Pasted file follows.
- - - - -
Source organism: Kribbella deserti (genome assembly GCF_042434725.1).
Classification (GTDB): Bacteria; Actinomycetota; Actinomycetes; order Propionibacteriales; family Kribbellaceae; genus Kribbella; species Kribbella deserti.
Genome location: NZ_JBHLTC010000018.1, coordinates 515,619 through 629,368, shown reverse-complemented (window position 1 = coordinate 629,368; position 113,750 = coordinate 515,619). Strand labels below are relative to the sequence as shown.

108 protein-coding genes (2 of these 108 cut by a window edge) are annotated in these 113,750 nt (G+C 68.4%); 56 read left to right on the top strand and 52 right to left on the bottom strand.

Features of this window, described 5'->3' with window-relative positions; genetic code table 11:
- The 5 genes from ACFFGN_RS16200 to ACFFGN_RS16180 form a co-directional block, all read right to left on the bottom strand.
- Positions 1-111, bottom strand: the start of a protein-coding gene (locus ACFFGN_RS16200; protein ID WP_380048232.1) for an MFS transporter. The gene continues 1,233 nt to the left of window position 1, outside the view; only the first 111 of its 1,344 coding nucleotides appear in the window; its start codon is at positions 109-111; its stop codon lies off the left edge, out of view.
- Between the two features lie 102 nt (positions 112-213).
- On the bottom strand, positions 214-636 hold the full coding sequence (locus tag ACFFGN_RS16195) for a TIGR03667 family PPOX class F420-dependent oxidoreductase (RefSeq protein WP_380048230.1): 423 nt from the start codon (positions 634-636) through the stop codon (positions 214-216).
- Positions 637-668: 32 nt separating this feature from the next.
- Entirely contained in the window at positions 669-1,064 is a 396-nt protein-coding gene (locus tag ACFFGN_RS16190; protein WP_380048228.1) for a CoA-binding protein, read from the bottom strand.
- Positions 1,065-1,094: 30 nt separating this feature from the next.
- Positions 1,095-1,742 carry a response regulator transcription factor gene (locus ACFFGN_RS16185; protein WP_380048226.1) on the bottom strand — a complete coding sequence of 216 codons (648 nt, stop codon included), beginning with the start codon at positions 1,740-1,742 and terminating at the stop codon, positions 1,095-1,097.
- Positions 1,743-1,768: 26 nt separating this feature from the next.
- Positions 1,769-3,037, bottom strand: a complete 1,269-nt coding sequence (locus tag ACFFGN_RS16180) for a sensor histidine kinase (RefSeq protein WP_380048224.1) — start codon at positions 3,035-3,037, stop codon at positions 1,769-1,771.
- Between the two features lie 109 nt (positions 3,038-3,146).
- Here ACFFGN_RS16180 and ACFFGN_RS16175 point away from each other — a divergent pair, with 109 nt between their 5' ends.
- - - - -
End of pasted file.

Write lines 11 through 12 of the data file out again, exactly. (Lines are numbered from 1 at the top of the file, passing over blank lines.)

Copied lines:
- Entirely contained in the window at positions 669-1,064 is a 396-nt protein-coding gene (locus tag ACFFGN_RS16190; protein WP_380048228.1) for a CoA-binding protein, read from the bottom strand.
- Positions 1,065-1,094: 30 nt separating this feature from the next.